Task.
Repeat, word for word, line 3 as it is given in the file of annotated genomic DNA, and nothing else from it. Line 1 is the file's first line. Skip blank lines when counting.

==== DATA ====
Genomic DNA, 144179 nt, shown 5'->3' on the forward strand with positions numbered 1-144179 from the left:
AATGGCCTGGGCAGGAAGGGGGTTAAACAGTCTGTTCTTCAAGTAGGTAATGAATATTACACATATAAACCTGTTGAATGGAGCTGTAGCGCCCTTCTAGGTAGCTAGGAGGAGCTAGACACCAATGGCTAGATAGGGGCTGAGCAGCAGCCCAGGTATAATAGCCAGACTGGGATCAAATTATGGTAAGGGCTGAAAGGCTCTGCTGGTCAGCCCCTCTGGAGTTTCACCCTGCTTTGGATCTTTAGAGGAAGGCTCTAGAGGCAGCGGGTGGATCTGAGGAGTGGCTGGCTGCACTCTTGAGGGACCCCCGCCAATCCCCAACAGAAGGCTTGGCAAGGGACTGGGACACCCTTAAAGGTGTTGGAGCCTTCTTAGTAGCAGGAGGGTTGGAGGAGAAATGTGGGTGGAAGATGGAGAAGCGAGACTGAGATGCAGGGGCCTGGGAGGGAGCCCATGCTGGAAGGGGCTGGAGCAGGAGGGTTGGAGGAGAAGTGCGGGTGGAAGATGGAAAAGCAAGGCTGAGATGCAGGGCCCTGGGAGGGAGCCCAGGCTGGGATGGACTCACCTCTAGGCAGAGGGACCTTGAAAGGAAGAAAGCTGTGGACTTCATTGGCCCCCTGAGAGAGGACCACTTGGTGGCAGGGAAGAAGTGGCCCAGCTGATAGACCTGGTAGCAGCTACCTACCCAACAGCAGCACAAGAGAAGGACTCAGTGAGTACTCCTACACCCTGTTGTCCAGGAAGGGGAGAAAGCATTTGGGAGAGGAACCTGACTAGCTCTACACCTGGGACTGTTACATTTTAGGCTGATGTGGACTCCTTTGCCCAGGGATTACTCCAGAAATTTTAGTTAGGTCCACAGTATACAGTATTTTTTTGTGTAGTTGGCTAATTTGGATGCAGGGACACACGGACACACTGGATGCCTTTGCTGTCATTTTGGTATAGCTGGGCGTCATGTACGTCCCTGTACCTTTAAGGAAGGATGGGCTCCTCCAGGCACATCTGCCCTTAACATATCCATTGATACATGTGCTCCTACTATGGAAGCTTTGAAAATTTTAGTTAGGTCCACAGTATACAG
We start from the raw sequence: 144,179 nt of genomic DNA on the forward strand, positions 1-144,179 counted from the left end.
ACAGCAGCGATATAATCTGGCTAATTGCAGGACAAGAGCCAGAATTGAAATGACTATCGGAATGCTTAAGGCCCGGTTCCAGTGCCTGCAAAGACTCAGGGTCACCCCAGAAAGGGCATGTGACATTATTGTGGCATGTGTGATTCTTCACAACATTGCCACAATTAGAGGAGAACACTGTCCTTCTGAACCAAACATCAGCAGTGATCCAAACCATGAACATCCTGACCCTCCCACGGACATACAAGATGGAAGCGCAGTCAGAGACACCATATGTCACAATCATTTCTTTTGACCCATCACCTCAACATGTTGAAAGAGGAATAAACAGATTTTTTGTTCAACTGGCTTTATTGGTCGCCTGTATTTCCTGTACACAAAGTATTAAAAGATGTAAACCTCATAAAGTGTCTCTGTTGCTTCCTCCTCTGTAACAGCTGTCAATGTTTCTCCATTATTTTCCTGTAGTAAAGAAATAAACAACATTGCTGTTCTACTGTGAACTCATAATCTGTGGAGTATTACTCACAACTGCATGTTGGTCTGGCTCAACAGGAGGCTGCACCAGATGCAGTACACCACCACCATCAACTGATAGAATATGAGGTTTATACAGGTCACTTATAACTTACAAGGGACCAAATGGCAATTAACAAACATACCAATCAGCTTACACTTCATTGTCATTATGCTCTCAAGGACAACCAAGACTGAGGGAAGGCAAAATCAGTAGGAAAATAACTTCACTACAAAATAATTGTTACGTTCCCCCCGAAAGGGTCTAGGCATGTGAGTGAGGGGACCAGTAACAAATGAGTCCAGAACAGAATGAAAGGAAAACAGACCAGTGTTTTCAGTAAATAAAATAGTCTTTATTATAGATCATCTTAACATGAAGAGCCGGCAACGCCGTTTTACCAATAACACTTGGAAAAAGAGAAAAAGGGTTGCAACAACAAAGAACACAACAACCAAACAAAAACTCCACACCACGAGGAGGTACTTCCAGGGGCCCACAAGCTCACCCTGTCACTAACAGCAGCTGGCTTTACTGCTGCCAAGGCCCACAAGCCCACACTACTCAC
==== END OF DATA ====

We start from the raw sequence: 144,179 nt of genomic DNA on the forward strand, positions 1-144,179 counted from the left end.